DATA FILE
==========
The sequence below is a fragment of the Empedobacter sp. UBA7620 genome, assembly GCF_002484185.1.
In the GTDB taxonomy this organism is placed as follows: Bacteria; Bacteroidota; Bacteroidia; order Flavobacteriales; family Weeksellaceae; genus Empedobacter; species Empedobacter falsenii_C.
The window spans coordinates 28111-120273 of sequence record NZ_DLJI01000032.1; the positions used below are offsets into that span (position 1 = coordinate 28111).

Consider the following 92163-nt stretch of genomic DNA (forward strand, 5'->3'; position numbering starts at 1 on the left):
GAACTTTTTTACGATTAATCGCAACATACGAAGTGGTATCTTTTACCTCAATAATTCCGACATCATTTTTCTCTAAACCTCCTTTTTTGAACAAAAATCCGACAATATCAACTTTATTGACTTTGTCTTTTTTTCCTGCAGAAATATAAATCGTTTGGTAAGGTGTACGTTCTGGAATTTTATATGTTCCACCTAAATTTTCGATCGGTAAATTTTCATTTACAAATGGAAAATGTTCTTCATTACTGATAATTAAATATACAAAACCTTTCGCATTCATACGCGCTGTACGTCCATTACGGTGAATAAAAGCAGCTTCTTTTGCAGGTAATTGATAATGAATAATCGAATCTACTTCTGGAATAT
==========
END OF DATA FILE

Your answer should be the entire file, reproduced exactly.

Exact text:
The sequence below is a fragment of the Empedobacter sp. UBA7620 genome, assembly GCF_002484185.1.
In the GTDB taxonomy this organism is placed as follows: Bacteria; Bacteroidota; Bacteroidia; order Flavobacteriales; family Weeksellaceae; genus Empedobacter; species Empedobacter falsenii_C.
The window spans coordinates 28111-120273 of sequence record NZ_DLJI01000032.1; the positions used below are offsets into that span (position 1 = coordinate 28111).

Consider the following 92163-nt stretch of genomic DNA (forward strand, 5'->3'; position numbering starts at 1 on the left):
GAACTTTTTTACGATTAATCGCAACATACGAAGTGGTATCTTTTACCTCAATAATTCCGACATCATTTTTCTCTAAACCTCCTTTTTTGAACAAAAATCCGACAATATCAACTTTATTGACTTTGTCTTTTTTTCCTGCAGAAATATAAATCGTTTGGTAAGGTGTACGTTCTGGAATTTTATATGTTCCACCTAAATTTTCGATCGGTAAATTTTCATTTACAAATGGAAAATGTTCTTCATTACTGATAATTAAATATACAAAACCTTTCGCATTCATACGCGCTGTACGTCCATTACGGTGAATAAAAGCAGCTTCTTTTGCAGGTAATTGATAATGAATAATCGAATCTACTTCTGGAATAT